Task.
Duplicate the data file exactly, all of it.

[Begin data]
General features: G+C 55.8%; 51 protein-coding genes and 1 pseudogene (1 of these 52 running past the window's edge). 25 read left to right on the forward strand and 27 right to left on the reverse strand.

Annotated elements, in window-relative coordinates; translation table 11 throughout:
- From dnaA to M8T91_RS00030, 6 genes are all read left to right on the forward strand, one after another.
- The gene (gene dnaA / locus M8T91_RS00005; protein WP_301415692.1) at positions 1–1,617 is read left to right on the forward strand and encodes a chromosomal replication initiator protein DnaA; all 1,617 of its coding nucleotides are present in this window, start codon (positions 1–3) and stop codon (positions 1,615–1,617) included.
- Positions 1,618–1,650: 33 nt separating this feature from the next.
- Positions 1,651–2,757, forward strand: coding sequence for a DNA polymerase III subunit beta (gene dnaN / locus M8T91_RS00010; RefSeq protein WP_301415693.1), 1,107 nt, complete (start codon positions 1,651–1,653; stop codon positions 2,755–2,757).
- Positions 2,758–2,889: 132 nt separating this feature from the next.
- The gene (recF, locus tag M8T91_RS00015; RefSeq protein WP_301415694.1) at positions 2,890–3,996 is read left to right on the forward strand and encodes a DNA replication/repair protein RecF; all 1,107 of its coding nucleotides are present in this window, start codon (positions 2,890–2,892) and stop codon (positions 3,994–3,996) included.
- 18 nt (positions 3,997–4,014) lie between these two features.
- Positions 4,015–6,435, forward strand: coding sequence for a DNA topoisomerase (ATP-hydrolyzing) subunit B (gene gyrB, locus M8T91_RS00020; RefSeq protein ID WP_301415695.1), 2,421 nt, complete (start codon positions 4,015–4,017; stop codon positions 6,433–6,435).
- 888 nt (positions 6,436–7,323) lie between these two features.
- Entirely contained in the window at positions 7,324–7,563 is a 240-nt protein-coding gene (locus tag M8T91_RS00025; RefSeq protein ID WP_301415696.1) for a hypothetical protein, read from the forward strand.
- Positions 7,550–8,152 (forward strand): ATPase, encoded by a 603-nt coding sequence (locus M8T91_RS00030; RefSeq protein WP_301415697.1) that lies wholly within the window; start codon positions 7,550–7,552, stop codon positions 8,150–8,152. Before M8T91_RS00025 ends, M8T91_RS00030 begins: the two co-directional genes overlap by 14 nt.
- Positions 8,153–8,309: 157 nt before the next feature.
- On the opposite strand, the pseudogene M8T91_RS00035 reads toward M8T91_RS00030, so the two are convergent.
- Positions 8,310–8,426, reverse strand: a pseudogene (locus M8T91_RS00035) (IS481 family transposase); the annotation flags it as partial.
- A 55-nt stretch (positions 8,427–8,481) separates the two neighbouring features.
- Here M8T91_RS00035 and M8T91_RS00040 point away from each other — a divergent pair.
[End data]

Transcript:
General features: G+C 55.8%; 51 protein-coding genes and 1 pseudogene (1 of these 52 running past the window's edge). 25 read left to right on the forward strand and 27 right to left on the reverse strand.

Annotated elements, in window-relative coordinates; translation table 11 throughout:
- From dnaA to M8T91_RS00030, 6 genes are all read left to right on the forward strand, one after another.
- The gene (gene dnaA / locus M8T91_RS00005; protein WP_301415692.1) at positions 1–1,617 is read left to right on the forward strand and encodes a chromosomal replication initiator protein DnaA; all 1,617 of its coding nucleotides are present in this window, start codon (positions 1–3) and stop codon (positions 1,615–1,617) included.
- Positions 1,618–1,650: 33 nt separating this feature from the next.
- Positions 1,651–2,757, forward strand: coding sequence for a DNA polymerase III subunit beta (gene dnaN / locus M8T91_RS00010; RefSeq protein WP_301415693.1), 1,107 nt, complete (start codon positions 1,651–1,653; stop codon positions 2,755–2,757).
- Positions 2,758–2,889: 132 nt separating this feature from the next.
- The gene (recF, locus tag M8T91_RS00015; RefSeq protein WP_301415694.1) at positions 2,890–3,996 is read left to right on the forward strand and encodes a DNA replication/repair protein RecF; all 1,107 of its coding nucleotides are present in this window, start codon (positions 2,890–2,892) and stop codon (positions 3,994–3,996) included.
- 18 nt (positions 3,997–4,014) lie between these two features.
- Positions 4,015–6,435, forward strand: coding sequence for a DNA topoisomerase (ATP-hydrolyzing) subunit B (gene gyrB, locus M8T91_RS00020; RefSeq protein ID WP_301415695.1), 2,421 nt, complete (start codon positions 4,015–4,017; stop codon positions 6,433–6,435).
- 888 nt (positions 6,436–7,323) lie between these two features.
- Entirely contained in the window at positions 7,324–7,563 is a 240-nt protein-coding gene (locus tag M8T91_RS00025; RefSeq protein ID WP_301415696.1) for a hypothetical protein, read from the forward strand.
- Positions 7,550–8,152 (forward strand): ATPase, encoded by a 603-nt coding sequence (locus M8T91_RS00030; RefSeq protein WP_301415697.1) that lies wholly within the window; start codon positions 7,550–7,552, stop codon positions 8,150–8,152. Before M8T91_RS00025 ends, M8T91_RS00030 begins: the two co-directional genes overlap by 14 nt.
- Positions 8,153–8,309: 157 nt before the next feature.
- On the opposite strand, the pseudogene M8T91_RS00035 reads toward M8T91_RS00030, so the two are convergent.
- Positions 8,310–8,426, reverse strand: a pseudogene (locus M8T91_RS00035) (IS481 family transposase); the annotation flags it as partial.
- A 55-nt stretch (positions 8,427–8,481) separates the two neighbouring features.
- Here M8T91_RS00035 and M8T91_RS00040 point away from each other — a divergent pair.